Leaving on the midnight train

When I woke up this morning I was missing a child. Eric had taken little Eric with him to school, where they watched the U.S. World Cup game instead of Eric teaching his class. It's hot. Too hot to teach, too hot to run, too hot to do house work, too hot to pack up your life.

We took a little trip to Atlanta this weekend. We visited the Atlanta Federal Reserve, who wants the rights to my husband for the next two years. I'm reluctantly -VERY reluctantly- handing him over, in exchange for a decent salary, health benefits and a shot at teaching position at a good school when he's done. Which he promises will be in two years, three at most. But I've heard promises like that before.

While Eric was being fingerprinted at the Fed to make sure he's not a crazy Arab terrorist (I tried to tell them I'm the crazy Arab in the family but they didn't listen), the kids and I watched through a glass wall while little robots with names like Abe and Felix wheeled huge amounts of cash up and down a dreary hallway. We learned that the Atlanta Fed shreds ten million dollars worth of unfit currency every day. I sometimes feel like that's what they're doing to my life, but I didn't tell them that.

We drove around Atlanta looking at house after house, trying to find one that I could actually see myself living in for the next two years. After two days, our best option had a rent double our mortgage here and, brace yourselves:

The front door opened into a closet.

Really, really.

Eric is still wishing we had snapped it up, but I had to draw the line somewhere. I will give up my home, my friends, my everything here in North Carolina but I WILL NOT ENTER MY HOUSE THROUGH A CLOSET. No, no, no!

Needless to say, I've done a lot of crying over the past few days. I'm a roots girl. I hate travel, I hate moving, I hate the end of the school year, all of it.

Someday I'll sink my roots down deep and never have to dig them up. That's what I keep telling myself, at least.


Teacher of my heart,

*This year, just like every year, I have cried and probably will cry a lot more over the end of the school year. I decided to write something that would express at least some of my feelings for the incredible teachers who have blessed my children's lives thus far.

Please, forgive me for the inadequacy of the little wrapped package in my son's backpack this morning. I know you must have lotion and candles to last you several lifetimes.

I wish I could give you a gift worthy of the one you have given me. I wish I could give you a room full of trophies, ribbons and framed diplomas. Except, instead of commemorating degrees and honors, there would be one for every moment of triumph when a reading concept has clicked; one for each argument you have compassionately helped settle, one for every tear you've dried, and every confidence-restoring hug you've given.

I wish I could give you a crystal ball that you could look into and see my son as he moves through the defining moments of his life. The day he gets his driver's license; his first day of his first job; the first time he holds his very own baby. You will be there, in all of them, because of the imprint you've made on his heart in one short school year. You did more than teach- you valued, you encouraged, you inspired.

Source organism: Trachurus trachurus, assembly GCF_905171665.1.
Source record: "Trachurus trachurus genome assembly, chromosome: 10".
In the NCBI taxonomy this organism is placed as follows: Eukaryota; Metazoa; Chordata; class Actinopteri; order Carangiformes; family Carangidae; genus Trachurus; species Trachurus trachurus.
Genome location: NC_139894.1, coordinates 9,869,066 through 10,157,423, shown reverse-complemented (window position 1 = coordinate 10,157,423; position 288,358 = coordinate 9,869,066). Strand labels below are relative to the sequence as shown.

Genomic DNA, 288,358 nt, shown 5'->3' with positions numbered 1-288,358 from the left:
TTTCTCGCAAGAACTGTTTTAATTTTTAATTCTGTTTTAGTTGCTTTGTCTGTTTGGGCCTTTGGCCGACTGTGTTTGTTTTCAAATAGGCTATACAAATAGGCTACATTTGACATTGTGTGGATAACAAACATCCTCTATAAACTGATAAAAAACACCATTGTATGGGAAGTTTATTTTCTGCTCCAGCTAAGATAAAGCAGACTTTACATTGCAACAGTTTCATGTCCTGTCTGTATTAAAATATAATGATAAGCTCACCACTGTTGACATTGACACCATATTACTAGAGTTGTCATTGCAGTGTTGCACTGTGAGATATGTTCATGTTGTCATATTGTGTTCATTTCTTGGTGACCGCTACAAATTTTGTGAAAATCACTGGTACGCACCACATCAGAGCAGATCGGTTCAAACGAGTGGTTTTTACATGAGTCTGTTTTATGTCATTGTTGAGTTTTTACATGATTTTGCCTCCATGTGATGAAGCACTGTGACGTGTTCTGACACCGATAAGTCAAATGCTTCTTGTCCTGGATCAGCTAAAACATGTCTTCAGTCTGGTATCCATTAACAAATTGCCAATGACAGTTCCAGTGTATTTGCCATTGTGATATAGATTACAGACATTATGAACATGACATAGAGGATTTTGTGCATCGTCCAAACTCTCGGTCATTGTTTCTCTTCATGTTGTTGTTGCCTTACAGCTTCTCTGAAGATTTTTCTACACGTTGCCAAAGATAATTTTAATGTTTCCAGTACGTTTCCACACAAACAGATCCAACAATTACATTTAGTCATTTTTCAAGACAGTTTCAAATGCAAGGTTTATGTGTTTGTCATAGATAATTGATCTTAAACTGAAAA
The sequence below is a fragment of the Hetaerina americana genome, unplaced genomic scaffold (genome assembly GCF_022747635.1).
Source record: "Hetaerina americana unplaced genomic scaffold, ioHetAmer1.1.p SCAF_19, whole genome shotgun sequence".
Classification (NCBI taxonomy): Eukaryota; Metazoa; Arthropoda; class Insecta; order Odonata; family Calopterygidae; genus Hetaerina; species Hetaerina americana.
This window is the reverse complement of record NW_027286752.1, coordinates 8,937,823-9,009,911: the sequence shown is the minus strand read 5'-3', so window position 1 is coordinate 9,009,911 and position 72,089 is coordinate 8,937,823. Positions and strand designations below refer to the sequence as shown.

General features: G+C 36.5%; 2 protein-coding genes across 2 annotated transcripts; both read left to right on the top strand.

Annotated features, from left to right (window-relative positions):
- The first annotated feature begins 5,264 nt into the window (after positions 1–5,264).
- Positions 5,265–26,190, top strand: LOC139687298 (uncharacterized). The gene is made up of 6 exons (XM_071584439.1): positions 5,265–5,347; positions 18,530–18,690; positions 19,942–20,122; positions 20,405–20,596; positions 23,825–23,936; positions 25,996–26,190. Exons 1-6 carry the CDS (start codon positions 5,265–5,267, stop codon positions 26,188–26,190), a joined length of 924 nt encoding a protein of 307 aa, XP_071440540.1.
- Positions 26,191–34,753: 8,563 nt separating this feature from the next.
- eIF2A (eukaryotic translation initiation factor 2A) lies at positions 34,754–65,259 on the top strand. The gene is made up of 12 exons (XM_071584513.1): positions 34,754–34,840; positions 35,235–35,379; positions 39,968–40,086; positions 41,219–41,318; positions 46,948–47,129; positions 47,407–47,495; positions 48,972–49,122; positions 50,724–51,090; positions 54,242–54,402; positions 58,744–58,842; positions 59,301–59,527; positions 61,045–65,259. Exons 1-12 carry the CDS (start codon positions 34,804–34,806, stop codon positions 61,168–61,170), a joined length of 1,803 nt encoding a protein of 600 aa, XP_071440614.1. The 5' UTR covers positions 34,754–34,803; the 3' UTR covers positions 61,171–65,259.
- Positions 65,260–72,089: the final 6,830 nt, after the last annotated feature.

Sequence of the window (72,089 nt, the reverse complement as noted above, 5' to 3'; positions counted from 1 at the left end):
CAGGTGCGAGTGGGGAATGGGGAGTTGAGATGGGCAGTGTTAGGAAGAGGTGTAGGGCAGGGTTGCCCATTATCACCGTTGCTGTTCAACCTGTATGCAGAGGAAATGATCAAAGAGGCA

I wish I could give you a paycheck that could compensate for all the early mornings you would have rather stayed in bed; all the expensive sweaters you never bought, all the dinner party conversations that passed you by because your job was not high-powered or prestigious in the world's eyes. You saw beyond that. You chose to listen the voice inside you that said your life's work was the most important thing in the world- the work of nurturing, guiding and shaping human beings.

There were days and weeks that I was not what I should have been for my son, when I fell short in my fulfillment of the sacred duties of motherhood, and on those days you were there- a refuge, a safe harbor, a wise friend. Where my words of praise were taken for granted, yours rang truer because you didn't 'have' to love him, and his confidence has blossomed under your care.

Of course I know that no tissue-wrapped present can ever repay the sacrifices you've made and the gifts you've offered. There is only end-of-the-year present worthy of a beloved teacher, and you have that already. It's the pure love that only a child's heart can feel.

Thank you, from the bottom of my soul. Though his memories of you will blur with time, the love and acceptance you have shown him is a part of him now. And I will never forget that.



Brigham went out to gather eggs the other day. I noticed he was wearing only underwear, so I wasn't surprised to hear Eric stop him at the door. He told him to put shoes on...

Let it never be said that our hens lead an uninteresting life. And do let it be said that they are fabulous pets. Yummy eggs every day for very minimal effort and almost no cost. We have two loyal customers who buy the extra eggs and just about cover the cost of the feed. Eric built the coop out of free scraps he found around town. And they're such fun to chase around the yard! Plus it adds to our aura of quirkiness- always a good thing.

Did I ever mention that I took a pottery class in January and February? It was fun and now we have some cool things to eat and drink out of. I think I'll make that a yearly tradition- a fun class to bring a little joy to those dreary winter months.

Did I also mention that I tried my hand at gardening this year? I picked a patch of dirt where weeds seemed to grow extra fast, poked some holes in the dirt, threw in some seeds that my cousin sent me in the mail and see what happened?! They grew!! I'm already dreaming of next year's garden...